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Thread: phrasal verb


    • Join Date: Jul 2006
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    #1

    phrasal verb

    Hello

    You will have to face up to your responsibilities.

    What do you have to face up to?
    your responsibilities.


    Is face an intransitive verb?

    face = I
    up = adverbial particle
    to = prep
    your responsibilities = object of the prep.

    face up to -- is it a phrasal verb or a prepositional phrasal verb. What is it?


    thanks

  1. Casiopea's Avatar

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    #2

    Re: phrasal verb

    It's a phrasal verb.

    face up
    To confront an unpleasant situation with resolution and assurance: had to face up or get out; finally faced up to the problem.

    face up - Definitions from Dictionary.com

    In your example sentence "face up" can be analyzed in two ways: either it functions as the main verb, with 'have to' as its modal or it functions as the object of the main verb 'have to'. Pick the one you know. Lastly, the verb "face" is transitive; e.g., face the music. The phrasal verb "face up" is also transitive and takes a to-prepositional phrase as its object.

    All the best.


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    #3

    Re: phrasal verb

    Quote Originally Posted by Casiopea View Post
    It's a phrasal verb.

    face up
    To confront an unpleasant situation with resolution and assurance: had to face up or get out; finally faced up to the problem.

    face up - Definitions from Dictionary.com

    In your example sentence "face up" can be analyzed in two ways: either it functions as the main verb, with 'have to' as its modal or it functions as the object of the main verb 'have to'. Pick the one you know. Lastly, the verb "face" is transitive; e.g., face the music. The phrasal verb "face up" is also transitive and takes a to-prepositional phrase as its object.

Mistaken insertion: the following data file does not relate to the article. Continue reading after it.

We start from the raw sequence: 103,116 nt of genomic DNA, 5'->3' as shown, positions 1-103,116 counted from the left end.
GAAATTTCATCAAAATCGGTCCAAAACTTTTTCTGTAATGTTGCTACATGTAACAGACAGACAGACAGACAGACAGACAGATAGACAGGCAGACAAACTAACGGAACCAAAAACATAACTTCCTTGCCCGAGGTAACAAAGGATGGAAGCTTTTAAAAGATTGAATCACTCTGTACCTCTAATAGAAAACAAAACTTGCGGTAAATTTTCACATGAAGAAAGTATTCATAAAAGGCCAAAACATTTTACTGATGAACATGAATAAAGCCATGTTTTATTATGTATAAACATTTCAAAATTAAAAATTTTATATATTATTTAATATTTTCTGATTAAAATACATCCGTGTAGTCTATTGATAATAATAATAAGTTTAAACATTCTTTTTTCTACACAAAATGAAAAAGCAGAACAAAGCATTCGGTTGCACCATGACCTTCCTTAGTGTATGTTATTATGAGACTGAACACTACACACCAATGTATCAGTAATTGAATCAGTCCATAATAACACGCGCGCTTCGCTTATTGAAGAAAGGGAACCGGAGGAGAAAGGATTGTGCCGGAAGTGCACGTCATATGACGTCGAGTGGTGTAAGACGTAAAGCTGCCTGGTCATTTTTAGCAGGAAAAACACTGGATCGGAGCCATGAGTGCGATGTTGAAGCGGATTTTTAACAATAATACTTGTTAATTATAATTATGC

All the best.
    My conclusion,
    face up is a PV, which takes an obligatory prep phrase as its object.
    face up = (v + adverbia particle) [T]
    thanks

  2. Casiopea's Avatar

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    #4

    Re: phrasal verb

    You're welcome.


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    #5

    Exclamation Re: phrasal verb

    Hi everybody,
    I wanted to ask you a question about phrasal verbs.
    Is there a difference between verb to book in and to book into and is it a problem if I use only one of them in everyday English?

  3. Keralite's Avatar
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    #6

    Re: phrasal verb

    What is phrasel verb and transitive verb?

    Could you explain it with some examples

    Thanks in advance

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